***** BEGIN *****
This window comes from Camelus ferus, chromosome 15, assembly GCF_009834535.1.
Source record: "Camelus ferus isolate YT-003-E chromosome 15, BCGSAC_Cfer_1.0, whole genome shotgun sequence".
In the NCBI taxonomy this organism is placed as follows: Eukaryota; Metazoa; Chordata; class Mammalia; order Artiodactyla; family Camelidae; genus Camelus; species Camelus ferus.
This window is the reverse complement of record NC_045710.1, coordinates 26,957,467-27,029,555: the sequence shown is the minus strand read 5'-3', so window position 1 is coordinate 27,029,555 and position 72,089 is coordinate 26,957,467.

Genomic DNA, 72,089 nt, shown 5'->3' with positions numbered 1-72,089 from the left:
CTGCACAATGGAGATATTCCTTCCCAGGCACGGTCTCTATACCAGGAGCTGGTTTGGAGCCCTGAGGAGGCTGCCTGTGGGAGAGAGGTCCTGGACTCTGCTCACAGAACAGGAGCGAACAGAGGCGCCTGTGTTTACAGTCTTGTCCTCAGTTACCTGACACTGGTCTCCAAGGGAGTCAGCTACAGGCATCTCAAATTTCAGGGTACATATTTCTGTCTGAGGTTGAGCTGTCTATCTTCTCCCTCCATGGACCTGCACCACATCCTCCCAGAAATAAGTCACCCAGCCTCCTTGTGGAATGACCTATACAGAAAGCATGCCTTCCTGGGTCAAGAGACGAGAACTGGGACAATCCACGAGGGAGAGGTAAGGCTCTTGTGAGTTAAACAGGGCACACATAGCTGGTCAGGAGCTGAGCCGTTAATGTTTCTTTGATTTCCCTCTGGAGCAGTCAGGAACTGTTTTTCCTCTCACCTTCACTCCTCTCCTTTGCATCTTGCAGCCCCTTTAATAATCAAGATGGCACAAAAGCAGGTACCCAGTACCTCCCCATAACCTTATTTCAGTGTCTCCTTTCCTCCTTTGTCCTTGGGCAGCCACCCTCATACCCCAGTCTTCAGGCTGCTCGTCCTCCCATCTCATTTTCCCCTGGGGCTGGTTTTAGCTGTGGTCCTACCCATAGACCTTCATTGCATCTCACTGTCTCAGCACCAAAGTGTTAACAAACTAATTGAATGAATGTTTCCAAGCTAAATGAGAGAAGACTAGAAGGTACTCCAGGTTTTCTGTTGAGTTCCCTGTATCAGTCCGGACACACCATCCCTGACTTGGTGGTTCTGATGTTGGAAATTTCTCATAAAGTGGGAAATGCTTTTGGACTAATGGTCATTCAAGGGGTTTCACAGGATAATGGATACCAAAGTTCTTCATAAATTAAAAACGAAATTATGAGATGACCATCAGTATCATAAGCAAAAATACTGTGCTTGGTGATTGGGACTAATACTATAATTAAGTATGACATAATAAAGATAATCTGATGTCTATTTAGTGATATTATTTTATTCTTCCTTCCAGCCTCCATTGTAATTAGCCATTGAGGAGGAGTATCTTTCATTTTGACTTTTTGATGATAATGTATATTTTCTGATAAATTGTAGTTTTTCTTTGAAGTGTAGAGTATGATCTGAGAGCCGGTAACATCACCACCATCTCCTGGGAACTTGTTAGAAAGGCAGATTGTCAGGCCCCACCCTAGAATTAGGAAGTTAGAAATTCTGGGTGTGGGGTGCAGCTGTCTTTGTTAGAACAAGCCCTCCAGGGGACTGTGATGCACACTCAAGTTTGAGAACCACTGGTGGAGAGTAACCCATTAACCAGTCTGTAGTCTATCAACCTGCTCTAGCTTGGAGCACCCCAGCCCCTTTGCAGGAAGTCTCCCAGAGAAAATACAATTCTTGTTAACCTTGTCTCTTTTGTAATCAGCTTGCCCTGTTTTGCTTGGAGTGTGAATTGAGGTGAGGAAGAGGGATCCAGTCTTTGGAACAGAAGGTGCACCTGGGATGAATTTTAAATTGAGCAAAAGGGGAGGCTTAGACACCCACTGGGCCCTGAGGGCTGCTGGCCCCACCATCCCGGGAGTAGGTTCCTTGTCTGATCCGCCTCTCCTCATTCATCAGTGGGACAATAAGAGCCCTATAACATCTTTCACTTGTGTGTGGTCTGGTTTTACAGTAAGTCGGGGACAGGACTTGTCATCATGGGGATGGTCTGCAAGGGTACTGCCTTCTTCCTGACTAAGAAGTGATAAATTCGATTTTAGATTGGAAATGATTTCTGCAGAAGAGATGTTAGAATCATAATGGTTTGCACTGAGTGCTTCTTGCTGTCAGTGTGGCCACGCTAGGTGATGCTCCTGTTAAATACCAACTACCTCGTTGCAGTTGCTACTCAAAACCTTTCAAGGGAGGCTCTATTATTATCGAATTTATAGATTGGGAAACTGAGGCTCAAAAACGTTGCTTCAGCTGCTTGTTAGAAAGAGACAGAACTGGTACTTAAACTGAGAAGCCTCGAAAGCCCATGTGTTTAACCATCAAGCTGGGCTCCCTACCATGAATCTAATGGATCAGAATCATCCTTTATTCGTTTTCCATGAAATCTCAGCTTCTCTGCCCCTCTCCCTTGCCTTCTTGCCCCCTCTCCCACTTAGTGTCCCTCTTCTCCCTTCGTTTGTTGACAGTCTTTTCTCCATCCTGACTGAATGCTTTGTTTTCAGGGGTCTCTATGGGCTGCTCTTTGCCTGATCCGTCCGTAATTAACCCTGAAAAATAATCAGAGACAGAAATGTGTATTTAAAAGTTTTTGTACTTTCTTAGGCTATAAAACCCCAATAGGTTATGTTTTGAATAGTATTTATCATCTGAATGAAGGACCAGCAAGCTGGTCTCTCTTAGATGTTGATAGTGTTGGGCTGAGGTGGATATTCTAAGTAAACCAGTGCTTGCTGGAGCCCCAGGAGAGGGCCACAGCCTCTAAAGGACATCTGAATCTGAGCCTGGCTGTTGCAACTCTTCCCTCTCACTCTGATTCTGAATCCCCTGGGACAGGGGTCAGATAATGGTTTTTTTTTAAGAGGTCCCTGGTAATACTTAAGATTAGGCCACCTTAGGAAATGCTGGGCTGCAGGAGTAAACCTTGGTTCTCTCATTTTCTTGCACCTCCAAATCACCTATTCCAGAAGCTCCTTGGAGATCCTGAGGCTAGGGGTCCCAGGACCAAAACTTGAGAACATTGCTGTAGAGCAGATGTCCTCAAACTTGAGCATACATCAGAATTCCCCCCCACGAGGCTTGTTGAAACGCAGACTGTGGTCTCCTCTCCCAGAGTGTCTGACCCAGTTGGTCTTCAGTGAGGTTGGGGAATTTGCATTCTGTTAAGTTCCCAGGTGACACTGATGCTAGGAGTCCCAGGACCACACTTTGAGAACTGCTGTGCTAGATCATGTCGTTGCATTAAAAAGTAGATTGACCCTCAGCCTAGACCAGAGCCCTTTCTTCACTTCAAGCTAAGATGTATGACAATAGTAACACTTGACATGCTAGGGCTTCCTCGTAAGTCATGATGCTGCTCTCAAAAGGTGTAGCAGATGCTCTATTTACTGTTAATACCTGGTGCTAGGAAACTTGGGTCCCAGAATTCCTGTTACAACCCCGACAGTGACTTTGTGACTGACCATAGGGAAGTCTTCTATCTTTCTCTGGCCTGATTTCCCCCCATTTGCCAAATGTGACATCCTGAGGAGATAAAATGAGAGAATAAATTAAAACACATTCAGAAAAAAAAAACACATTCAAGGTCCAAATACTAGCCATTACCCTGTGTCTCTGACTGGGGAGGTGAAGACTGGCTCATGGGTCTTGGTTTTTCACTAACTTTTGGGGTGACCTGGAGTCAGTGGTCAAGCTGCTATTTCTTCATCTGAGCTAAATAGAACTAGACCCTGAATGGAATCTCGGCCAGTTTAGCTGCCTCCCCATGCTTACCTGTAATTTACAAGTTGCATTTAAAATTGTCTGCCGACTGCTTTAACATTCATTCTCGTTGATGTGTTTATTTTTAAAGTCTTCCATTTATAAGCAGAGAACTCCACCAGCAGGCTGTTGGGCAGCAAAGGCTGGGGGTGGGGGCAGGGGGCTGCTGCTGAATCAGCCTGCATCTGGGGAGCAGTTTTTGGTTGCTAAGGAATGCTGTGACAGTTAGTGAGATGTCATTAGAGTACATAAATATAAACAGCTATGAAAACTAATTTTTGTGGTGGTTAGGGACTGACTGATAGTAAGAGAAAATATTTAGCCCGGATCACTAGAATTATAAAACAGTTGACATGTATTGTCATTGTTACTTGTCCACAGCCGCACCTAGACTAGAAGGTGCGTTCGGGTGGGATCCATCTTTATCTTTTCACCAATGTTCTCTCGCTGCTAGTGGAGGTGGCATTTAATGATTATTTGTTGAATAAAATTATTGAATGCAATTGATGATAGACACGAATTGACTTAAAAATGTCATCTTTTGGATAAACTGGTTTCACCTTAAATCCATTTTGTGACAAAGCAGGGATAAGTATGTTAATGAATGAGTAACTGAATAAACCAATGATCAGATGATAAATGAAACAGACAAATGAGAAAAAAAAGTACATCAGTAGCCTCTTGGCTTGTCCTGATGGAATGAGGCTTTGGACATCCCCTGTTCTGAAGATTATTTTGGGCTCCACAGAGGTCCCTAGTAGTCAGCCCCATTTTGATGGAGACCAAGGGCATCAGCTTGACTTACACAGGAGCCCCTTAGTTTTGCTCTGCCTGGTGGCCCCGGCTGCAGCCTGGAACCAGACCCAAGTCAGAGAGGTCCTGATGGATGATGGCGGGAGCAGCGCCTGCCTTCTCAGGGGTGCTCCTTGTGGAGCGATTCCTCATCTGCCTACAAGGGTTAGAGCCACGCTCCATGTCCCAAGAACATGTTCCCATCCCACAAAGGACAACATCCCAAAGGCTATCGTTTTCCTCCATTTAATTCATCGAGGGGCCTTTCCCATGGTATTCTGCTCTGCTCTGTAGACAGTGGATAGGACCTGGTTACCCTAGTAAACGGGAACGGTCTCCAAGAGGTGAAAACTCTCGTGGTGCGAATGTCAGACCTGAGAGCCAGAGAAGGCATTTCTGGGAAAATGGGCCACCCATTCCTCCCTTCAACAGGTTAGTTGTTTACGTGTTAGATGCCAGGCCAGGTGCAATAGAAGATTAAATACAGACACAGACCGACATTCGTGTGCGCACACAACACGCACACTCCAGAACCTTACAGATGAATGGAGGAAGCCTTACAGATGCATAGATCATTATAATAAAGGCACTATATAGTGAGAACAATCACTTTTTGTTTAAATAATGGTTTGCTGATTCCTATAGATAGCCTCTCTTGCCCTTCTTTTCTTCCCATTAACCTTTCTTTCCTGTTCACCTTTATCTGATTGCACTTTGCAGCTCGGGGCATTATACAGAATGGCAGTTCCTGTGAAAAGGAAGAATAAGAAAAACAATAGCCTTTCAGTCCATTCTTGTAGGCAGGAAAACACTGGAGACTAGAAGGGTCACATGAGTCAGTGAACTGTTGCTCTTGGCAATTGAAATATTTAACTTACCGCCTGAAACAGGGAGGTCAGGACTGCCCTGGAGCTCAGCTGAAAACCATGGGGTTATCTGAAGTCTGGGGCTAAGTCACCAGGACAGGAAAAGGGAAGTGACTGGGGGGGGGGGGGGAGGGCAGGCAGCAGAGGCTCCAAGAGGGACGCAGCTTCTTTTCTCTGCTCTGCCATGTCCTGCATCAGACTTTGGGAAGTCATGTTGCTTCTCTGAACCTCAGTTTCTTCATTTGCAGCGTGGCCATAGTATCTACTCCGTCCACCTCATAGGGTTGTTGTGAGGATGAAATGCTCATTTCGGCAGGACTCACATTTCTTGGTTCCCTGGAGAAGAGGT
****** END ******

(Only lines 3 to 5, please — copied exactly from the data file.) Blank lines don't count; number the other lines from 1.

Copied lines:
In the NCBI taxonomy this organism is placed as follows: Eukaryota; Metazoa; Chordata; class Mammalia; order Artiodactyla; family Camelidae; genus Camelus; species Camelus ferus.
This window is the reverse complement of record NC_045710.1, coordinates 26,957,467-27,029,555: the sequence shown is the minus strand read 5'-3', so window position 1 is coordinate 27,029,555 and position 72,089 is coordinate 26,957,467.

Genomic DNA, 72,089 nt, shown 5'->3' with positions numbered 1-72,089 from the left: